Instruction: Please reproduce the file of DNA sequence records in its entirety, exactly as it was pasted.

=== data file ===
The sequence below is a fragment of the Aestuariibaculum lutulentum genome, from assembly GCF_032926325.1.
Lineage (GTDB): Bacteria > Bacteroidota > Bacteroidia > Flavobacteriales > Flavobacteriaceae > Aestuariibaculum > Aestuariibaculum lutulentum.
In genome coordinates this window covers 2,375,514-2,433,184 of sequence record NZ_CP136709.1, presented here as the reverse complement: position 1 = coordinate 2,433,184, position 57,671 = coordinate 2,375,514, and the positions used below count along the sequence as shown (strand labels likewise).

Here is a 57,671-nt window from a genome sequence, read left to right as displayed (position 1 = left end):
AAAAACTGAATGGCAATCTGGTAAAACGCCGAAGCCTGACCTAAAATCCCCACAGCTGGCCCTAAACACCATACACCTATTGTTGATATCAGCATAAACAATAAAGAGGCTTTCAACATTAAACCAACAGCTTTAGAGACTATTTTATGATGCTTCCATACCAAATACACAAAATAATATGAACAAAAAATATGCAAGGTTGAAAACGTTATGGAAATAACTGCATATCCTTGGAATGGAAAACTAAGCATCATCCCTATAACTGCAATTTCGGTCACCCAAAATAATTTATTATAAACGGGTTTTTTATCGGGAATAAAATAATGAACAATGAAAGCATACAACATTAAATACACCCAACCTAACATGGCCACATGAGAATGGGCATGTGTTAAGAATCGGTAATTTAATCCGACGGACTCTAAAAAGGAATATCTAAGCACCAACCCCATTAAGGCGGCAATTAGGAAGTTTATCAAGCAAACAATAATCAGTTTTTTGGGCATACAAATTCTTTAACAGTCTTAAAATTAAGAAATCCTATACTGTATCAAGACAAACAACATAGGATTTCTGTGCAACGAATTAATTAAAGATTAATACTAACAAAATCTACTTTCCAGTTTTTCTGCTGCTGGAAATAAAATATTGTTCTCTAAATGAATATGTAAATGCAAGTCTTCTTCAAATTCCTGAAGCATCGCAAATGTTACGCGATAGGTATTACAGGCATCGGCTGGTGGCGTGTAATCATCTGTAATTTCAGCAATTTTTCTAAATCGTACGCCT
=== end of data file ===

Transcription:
The sequence below is a fragment of the Aestuariibaculum lutulentum genome, from assembly GCF_032926325.1.
Lineage (GTDB): Bacteria > Bacteroidota > Bacteroidia > Flavobacteriales > Flavobacteriaceae > Aestuariibaculum > Aestuariibaculum lutulentum.
In genome coordinates this window covers 2,375,514-2,433,184 of sequence record NZ_CP136709.1, presented here as the reverse complement: position 1 = coordinate 2,433,184, position 57,671 = coordinate 2,375,514, and the positions used below count along the sequence as shown (strand labels likewise).

Here is a 57,671-nt window from a genome sequence, read left to right as displayed (position 1 = left end):
AAAAACTGAATGGCAATCTGGTAAAACGCCGAAGCCTGACCTAAAATCCCCACAGCTGGCCCTAAACACCATACACCTATTGTTGATATCAGCATAAACAATAAAGAGGCTTTCAACATTAAACCAACAGCTTTAGAGACTATTTTATGATGCTTCCATACCAAATACACAAAATAATATGAACAAAAAATATGCAAGGTTGAAAACGTTATGGAAATAACTGCATATCCTTGGAATGGAAAACTAAGCATCATCCCTATAACTGCAATTTCGGTCACCCAAAATAATTTATTATAAACGGGTTTTTTATCGGGAATAAAATAATGAACAATGAAAGCATACAACATTAAATACACCCAACCTAACATGGCCACATGAGAATGGGCATGTGTTAAGAATCGGTAATTTAATCCGACGGACTCTAAAAAGGAATATCTAAGCACCAACCCCATTAAGGCGGCAATTAGGAAGTTTATCAAGCAAACAATAATCAGTTTTTTGGGCATACAAATTCTTTAACAGTCTTAAAATTAAGAAATCCTATACTGTATCAAGACAAACAACATAGGATTTCTGTGCAACGAATTAATTAAAGATTAATACTAACAAAATCTACTTTCCAGTTTTTCTGCTGCTGGAAATAAAATATTGTTCTCTAAATGAATATGTAAATGCAAGTCTTCTTCAAATTCCTGAAGCATCGCAAATGTTACGCGATAGGTATTACAGGCATCGGCTGGTGGCGTGTAATCATCTGTAATTTCAGCAATTTTTCTAAATCGTACGCCT